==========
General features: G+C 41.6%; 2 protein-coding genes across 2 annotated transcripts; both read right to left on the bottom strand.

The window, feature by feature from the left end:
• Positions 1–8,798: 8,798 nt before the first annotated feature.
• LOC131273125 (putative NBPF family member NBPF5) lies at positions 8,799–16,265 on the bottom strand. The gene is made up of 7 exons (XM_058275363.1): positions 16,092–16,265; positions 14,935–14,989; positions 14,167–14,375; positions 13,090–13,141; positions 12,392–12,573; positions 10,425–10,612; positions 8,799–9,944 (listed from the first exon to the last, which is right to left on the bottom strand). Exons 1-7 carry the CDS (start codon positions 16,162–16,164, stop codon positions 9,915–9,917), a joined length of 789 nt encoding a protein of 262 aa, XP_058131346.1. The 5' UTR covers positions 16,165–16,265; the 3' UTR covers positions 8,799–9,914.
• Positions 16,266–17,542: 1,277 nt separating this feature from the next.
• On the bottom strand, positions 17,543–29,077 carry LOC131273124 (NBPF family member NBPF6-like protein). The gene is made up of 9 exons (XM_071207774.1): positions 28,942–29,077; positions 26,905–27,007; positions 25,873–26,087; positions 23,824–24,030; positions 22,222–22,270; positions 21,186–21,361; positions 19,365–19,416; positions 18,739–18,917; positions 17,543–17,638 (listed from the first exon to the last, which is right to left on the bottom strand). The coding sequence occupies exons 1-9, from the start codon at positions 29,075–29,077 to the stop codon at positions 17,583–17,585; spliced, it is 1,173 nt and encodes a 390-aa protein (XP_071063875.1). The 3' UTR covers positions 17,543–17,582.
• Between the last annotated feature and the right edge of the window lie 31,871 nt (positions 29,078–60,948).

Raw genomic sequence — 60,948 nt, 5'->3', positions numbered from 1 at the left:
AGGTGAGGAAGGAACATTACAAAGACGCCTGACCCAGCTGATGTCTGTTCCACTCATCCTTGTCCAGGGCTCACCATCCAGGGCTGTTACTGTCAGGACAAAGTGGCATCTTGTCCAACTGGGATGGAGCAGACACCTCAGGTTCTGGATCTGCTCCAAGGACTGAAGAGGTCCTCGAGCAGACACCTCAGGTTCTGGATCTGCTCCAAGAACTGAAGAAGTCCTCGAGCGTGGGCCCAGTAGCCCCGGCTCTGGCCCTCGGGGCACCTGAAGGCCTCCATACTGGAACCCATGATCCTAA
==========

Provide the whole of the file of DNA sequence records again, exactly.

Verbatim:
General features: G+C 41.6%; 2 protein-coding genes across 2 annotated transcripts; both read right to left on the bottom strand.

The window, feature by feature from the left end:
• Positions 1–8,798: 8,798 nt before the first annotated feature.
• LOC131273125 (putative NBPF family member NBPF5) lies at positions 8,799–16,265 on the bottom strand. The gene is made up of 7 exons (XM_058275363.1): positions 16,092–16,265; positions 14,935–14,989; positions 14,167–14,375; positions 13,090–13,141; positions 12,392–12,573; positions 10,425–10,612; positions 8,799–9,944 (listed from the first exon to the last, which is right to left on the bottom strand). Exons 1-7 carry the CDS (start codon positions 16,162–16,164, stop codon positions 9,915–9,917), a joined length of 789 nt encoding a protein of 262 aa, XP_058131346.1. The 5' UTR covers positions 16,165–16,265; the 3' UTR covers positions 8,799–9,914.
• Positions 16,266–17,542: 1,277 nt separating this feature from the next.
• On the bottom strand, positions 17,543–29,077 carry LOC131273124 (NBPF family member NBPF6-like protein). The gene is made up of 9 exons (XM_071207774.1): positions 28,942–29,077; positions 26,905–27,007; positions 25,873–26,087; positions 23,824–24,030; positions 22,222–22,270; positions 21,186–21,361; positions 19,365–19,416; positions 18,739–18,917; positions 17,543–17,638 (listed from the first exon to the last, which is right to left on the bottom strand). The coding sequence occupies exons 1-9, from the start codon at positions 29,075–29,077 to the stop codon at positions 17,583–17,585; spliced, it is 1,173 nt and encodes a 390-aa protein (XP_071063875.1). The 3' UTR covers positions 17,543–17,582.
• Between the last annotated feature and the right edge of the window lie 31,871 nt (positions 29,078–60,948).

Raw genomic sequence — 60,948 nt, 5'->3', positions numbered from 1 at the left:
AGGTGAGGAAGGAACATTACAAAGACGCCTGACCCAGCTGATGTCTGTTCCACTCATCCTTGTCCAGGGCTCACCATCCAGGGCTGTTACTGTCAGGACAAAGTGGCATCTTGTCCAACTGGGATGGAGCAGACACCTCAGGTTCTGGATCTGCTCCAAGGACTGAAGAGGTCCTCGAGCAGACACCTCAGGTTCTGGATCTGCTCCAAGAACTGAAGAAGTCCTCGAGCGTGGGCCCAGTAGCCCCGGCTCTGGCCCTCGGGGCACCTGAAGGCCTCCATACTGGAACCCATGATCCTAA